The market is in chaos.
It has had outsized moves nearly every day since February 19.
The coronavirus is scary stuff. Because it’s so easily transmitted, even from people who show no symptoms, it could prove very tough to avoid.
And aside from the human toll, which is frightening enough, the economic impact could be tremendous.
The travel and events industry is getting annihilated as people cancel trips and conferences. The ripple effect from people holing up in their homes is likely to be significant.
- The airline industry could lose out on between $63 billion and $113 billion in revenue.
- The Organization for Economic Cooperation and Development said global growth could be cut in half if the virus continues to spread.
- Gross domestic product growth will be slowed by 0.1% to 0.3% in the United States in the first quarter, according to the U.S. Chamber of Commerce.If we start to see events canceled and things shut down in America, I suspect that estimate will be way too low.
Adding to the market’s misery is the perception that the federal government does not have a handle on the situation.
Reports of quarantined people who are unable to get tested, leaders who can’t get their facts straight and the politicization of the virus are ratting confidence.
That lack of trust in our leaders makes people more scared and investors more likely to panic and hit the “sell” button.
The problem is what to do with the cash after you’ve sold…
One of the most important stories not being talked about right now is the crash in interest rates. Two months ago, a 10-year Treasury yielded an already ultra-low 1.8%. Today, it’s a third of that rate.
In fact, just in the last two weeks, the rate plunged more than eight-tenths of a percentage point below the previous record of 1.33% in 2016.
It was a surprise move from the Fed last week to cut rates by half a percentage point. The market expects another similar move shortly.
This is further evidence that the government has no idea what it’s doing. Prior to the outbreak, markets were at all-time highs and the economy (if you listened to the government and pundits) was very strong.
Yet after a two-week shock to the system, the Fed is taking drastic measures to try to spark the economy when we don’t yet know how or even if it’s sick.
It’s like using a defibrillator on someone who called in sick because of a chest cold.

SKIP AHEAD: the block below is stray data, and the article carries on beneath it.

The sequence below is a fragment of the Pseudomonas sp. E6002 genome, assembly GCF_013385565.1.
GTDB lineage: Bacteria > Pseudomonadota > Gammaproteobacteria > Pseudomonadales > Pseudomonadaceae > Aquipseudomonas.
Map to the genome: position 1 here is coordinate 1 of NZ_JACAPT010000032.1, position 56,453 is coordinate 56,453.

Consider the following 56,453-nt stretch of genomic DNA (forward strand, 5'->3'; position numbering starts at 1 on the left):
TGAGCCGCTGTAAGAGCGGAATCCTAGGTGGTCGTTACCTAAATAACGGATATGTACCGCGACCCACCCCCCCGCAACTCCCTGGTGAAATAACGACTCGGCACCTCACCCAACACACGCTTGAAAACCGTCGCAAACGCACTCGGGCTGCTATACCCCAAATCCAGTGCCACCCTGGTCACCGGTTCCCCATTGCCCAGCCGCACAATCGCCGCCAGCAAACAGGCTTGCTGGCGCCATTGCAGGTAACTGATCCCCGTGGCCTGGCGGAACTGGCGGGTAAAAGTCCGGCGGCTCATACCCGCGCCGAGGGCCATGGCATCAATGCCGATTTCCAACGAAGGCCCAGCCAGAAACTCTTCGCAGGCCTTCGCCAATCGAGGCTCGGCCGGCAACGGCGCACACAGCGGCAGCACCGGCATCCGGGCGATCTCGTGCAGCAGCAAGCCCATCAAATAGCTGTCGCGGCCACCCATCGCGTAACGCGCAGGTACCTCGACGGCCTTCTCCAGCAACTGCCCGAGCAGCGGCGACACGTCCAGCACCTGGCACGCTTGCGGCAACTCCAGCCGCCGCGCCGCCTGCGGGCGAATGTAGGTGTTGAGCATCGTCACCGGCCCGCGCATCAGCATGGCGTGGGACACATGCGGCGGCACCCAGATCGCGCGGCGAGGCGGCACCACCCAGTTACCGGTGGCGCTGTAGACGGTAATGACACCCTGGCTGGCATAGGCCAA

Interest rates were already near record lows before the Fed cut. No one is going to buy a home now because of low rates if they weren’t planning on it two weeks ago. No CEO is going to decide to build a new factory tomorrow if they didn’t expect to last month.
So now that interest rates have been crushed, what do you do about it?
- Buy certificates of deposit (CDs). Look for some CDs with a decent interest rate that you can lock in for a few months. Rates could move back higher… or they could go to zero.If you can earn 1.5% or higher for three to six months, that’s probably as good as it’s going to get for a little while.
- Buy quality dividend stocks. Dividend payers went on sale these past two weeks. And those juicy yields look even more enticing now that interest rates are insanely low. You can own quality companies with impressive yields a lot cheaper than you could have a month ago.
- Don’t panic. Chaotic markets are scary. But you should remember that they happen from time to time. Over the years, the market has seen all kinds of terrible things – wars, scandals, assassinations, terrible presidents and Congresses, etc. – and the market went up over the long term regardless of those things. And in all of those cases, you usually didn’t have to wait long for a rebound. The last bear market lasted less than a year and a half.
We’ll be out of this mayhem market soon. These things don’t last forever. The important thing is not to make emotional decisions about your finances when you’re worried about something else.
Chaos isn’t fun. But it will likely present opportunities in the future.